Moderating Your Conflicts
When writing a case study or research paper on moderating your conflicts, you can approach the topic from many ways. Have Paper Masters custom write your project based on a case like the one you see here:
You may use this case study and apply it as the directions allow:
- Using the course materials and discussions, write a response paper at least one page long.
- Using the Case Study below and discuss moderating conflict.
- Specifically, explain how Michelle, Brian, and the mother might change the conflict using more constructive communication practices (dialogue, fractionation, reframing) to transform the conflict.
- Use your course materials and specific examples from the conflict to substantiate your claims.
Case Study on Moderating Conflicts
Moderating Your Conflicts
Case Title: “I’m Not Asking For Much…”
My mother and I have been fighting with each other for as long as I can remember. When I was in high school, she criticized my choice of girlfriends, “Vanessa’ is not as smart as you are; I don’t understand why she is your friend,” and my boyfriends, “Why doesn’t Shawn come to the door to pick you up? Michelle, it is not nice behavior for a boy not to come to the front door.” She would yell at me if I got a C on my report card telling me I did not try hard enough and always nagged me about my “weird” clothes. Nothing I ever did was good enough or right.
After college I married to a wonderful man and now have a beautiful six-year-old daughter. We moved to Chicago from Cleveland (where my mother still lives) three years ago. Mother and I call each other weekly and she visits us for holidays.
Even though I am a wife and mother, not much has change between my mother and
me: she still criticizes me about most of my choices, including my marriage, and tells me how I should live my life.
The fights between my mother and me always begin the same way: she says something mean-spirited, criticizing me or the way I keep house or cook or makes comments about Brian’s lack of ambition or Heather’s awkward social graces. I then defend myself or my husband and daughter, returning the attack. She gets defensive and begins to cry. We just seem to push each other’s “buttons.”
Last Thanksgiving, mother and I had one of our loudest and biggest fights—it was a real “knock-down-drag-out, fight-to-the-death” confrontation. My daughter, Heather, was even a little scared. Brian, my husband, was so worried he stepped in to stop us from hurting each other. It was not a pretty, but was not unusual for my mother and me.
While making Thanksgiving dinner, mother and I were preparing the bird when she casually said, “Honey, you know it might be a good idea to enroll Heather in dance classes. She seems a little awkward to me.” I said nothing. Moments later she remarked, “Please don’t take this the wrong way, Michelle, but don’t you think Brian could ask for a promotion? You could certainly use the extra money to buy a new washer and dryer.”
I responded with, “Mother, Brian and I are doing just fine. You don’t need to tell me what to do. I wish you would just mind your own business.” I then turned away, pretending to look busy.
“Honey,” my mother said, “I’m not telling you what to do; I am just making a suggestion. Really, Michelle, I do have your best interests at heart. I want you to be happy and when I see you struggling, I….”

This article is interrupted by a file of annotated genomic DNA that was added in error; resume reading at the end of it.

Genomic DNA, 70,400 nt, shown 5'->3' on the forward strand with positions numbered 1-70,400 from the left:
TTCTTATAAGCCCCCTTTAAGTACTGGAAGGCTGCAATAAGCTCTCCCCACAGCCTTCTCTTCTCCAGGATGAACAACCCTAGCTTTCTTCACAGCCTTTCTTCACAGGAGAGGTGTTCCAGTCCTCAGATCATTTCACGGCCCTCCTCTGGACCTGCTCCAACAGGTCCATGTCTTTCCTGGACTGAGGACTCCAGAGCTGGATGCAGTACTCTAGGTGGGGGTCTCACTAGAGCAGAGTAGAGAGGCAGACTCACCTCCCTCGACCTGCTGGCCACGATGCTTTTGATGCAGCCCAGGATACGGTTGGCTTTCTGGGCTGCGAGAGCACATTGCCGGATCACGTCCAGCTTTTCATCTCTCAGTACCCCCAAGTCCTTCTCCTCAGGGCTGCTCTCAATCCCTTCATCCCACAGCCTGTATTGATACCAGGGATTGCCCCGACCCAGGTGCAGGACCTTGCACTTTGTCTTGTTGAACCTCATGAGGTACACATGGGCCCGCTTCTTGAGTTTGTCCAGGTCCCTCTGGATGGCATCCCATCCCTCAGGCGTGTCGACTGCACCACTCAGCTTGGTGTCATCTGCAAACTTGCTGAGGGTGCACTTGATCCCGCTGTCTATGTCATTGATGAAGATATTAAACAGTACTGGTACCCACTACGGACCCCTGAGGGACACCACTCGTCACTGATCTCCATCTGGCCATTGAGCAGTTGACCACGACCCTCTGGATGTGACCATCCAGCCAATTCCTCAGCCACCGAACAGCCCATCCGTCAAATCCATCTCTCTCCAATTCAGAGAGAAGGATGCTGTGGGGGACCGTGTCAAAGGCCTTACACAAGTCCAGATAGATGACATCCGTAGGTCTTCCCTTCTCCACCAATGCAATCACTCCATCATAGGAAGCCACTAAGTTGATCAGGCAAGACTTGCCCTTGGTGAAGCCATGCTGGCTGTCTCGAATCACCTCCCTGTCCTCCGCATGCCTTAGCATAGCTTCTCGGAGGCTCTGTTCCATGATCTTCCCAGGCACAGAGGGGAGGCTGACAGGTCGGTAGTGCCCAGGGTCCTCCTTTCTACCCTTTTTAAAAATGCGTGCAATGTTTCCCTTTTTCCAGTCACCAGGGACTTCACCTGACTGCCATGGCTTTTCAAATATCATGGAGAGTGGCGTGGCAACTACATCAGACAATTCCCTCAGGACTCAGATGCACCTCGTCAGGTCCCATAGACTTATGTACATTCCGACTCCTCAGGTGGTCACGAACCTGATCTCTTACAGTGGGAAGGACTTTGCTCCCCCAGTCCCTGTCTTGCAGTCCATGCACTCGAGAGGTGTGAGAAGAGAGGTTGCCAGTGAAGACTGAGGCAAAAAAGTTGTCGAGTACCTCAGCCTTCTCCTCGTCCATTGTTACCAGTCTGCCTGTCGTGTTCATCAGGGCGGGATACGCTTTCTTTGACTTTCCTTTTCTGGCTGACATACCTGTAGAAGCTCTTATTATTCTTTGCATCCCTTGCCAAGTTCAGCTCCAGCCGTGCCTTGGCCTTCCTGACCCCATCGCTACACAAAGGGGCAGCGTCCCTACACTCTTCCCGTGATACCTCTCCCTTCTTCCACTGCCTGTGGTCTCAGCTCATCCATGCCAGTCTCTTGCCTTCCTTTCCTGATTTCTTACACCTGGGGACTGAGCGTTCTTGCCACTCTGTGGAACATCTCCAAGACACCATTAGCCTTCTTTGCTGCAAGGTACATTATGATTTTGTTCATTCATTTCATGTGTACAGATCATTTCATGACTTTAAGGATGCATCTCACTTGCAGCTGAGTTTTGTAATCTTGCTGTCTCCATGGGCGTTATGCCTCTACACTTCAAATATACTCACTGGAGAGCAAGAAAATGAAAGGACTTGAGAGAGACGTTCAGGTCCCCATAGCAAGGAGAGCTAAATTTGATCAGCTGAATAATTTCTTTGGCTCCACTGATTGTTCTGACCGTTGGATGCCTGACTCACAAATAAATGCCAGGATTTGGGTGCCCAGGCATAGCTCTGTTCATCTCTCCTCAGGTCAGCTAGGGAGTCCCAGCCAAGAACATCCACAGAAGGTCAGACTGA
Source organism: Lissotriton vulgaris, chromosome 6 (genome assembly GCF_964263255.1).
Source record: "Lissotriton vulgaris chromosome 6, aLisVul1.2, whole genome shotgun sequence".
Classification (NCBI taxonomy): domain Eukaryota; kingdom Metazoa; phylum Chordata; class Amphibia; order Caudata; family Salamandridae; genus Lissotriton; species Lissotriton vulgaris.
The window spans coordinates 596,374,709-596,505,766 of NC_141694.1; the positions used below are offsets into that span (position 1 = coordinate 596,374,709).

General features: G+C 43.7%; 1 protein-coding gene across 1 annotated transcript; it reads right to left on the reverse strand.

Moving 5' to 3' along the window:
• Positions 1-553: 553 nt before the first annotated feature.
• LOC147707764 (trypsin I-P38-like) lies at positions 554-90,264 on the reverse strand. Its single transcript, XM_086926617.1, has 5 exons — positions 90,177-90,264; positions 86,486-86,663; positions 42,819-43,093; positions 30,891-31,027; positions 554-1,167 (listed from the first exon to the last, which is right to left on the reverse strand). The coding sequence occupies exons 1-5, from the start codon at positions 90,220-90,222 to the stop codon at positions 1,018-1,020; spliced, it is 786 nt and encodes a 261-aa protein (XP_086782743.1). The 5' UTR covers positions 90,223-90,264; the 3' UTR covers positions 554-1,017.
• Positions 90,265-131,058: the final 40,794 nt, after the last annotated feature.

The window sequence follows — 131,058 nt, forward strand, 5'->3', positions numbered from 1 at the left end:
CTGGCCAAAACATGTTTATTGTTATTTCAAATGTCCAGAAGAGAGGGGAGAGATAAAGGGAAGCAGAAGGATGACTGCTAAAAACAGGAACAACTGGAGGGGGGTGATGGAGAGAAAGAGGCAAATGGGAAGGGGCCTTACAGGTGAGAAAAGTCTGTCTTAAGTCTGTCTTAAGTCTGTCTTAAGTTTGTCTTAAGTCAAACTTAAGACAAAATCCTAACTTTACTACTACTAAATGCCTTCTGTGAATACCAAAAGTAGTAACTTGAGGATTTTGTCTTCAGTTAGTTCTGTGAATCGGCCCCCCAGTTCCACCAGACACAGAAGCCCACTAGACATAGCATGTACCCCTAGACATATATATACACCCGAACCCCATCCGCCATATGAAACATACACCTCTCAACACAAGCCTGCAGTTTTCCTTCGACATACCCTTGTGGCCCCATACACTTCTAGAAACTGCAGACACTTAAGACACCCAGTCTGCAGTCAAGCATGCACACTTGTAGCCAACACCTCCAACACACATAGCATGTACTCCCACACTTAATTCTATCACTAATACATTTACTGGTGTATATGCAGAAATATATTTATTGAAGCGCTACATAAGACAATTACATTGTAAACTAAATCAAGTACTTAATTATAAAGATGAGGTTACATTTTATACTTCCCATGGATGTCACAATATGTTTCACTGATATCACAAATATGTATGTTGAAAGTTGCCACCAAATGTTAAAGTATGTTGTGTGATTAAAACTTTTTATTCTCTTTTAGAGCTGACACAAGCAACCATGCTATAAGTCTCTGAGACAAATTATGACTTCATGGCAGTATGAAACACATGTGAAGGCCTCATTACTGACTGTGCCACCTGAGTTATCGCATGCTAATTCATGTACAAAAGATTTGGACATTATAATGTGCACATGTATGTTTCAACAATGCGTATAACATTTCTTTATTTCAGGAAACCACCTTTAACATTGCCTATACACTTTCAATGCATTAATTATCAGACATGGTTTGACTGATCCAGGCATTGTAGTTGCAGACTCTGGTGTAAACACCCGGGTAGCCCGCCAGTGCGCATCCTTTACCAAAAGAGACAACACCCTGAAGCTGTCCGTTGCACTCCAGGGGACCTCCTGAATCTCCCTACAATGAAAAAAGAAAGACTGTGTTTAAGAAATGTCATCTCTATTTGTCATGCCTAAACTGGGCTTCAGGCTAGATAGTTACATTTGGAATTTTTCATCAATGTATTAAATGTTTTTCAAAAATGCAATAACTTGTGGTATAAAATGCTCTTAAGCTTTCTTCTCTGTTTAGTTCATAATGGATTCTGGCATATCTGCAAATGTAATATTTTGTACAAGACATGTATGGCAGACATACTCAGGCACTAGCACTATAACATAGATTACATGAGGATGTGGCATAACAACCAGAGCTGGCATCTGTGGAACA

“I AM happy, mother,” my voice getting louder. “You do not need to tell me how to be happy. We want to make our own choices. Why can’t you just leave us alone?”
“Leave you alone?” my mother screamed. “You are my daughter; I cannot leave you alone. I want what is best for you!”
It was at this point that my mother began to cry. Feeling guilty and sorry that I yelled at her, I comforted her, assuring her that I really didn’t mean to say that I wanted her to leave us alone and that she should mind her own business. After my apologies, she stopped crying and we hugged, telling each other that we were sorry for what we said. We then resumed preparing dinner.
Not five minutes had gone by, when my mother said, “You know, I could help you with a new washer and dryer. I don’t have much, but I could contribute something.”
That’s when I lost my temper. I unleashed a torrent of anger, telling my mother that my financial situation was none of her concern and that Brian and I were doing just fine without her help. In fact, we didn’t need her help at all. I then told her that my daughter was six years old and all decisions about her were up to me, not her and to just butt out of our lives.
Heather, a little frightened, ran off to her room, slammed the door and began sobbing. Brian stepped in at that moment and tried to quiet us down. My mother, in a confused rage, stormed off to her room and, like Heather, slammed the door. I could hear her crying, too. I stood over the uncooked turkey, shaking with anger, looking at Brian.
After I calmed down, I said to Brian, “Why does it always have to be like this?
Why can’t my mother stop criticizing me? I have told her so many times not to say those things to me about you and Heather, but she continues to criticize all of us. We would all be so much happier and wouldn’t get into these terrible fights if she would just stop telling me what to do. I am so tired of these fights with her that I’m ready to end this whole relationship. Maybe I just won’t invite her for any more holidays.
Maybe that’s how I can stop these arguments. What do you think?”
Using the course materials and interactive discussions, write a response paper at least one page long. Choose a current personal or organizational conflict you’re experiencing. In the paper, assess the conflict using the systems theory approach. Specifically, choose any three assessment tools from either the Wilmot-Hocker Conflict Assessment Guide or The Difficult Conversations Guide, then apply the tools to assess the conflict. Use the course materials and examples to substantiate your claims.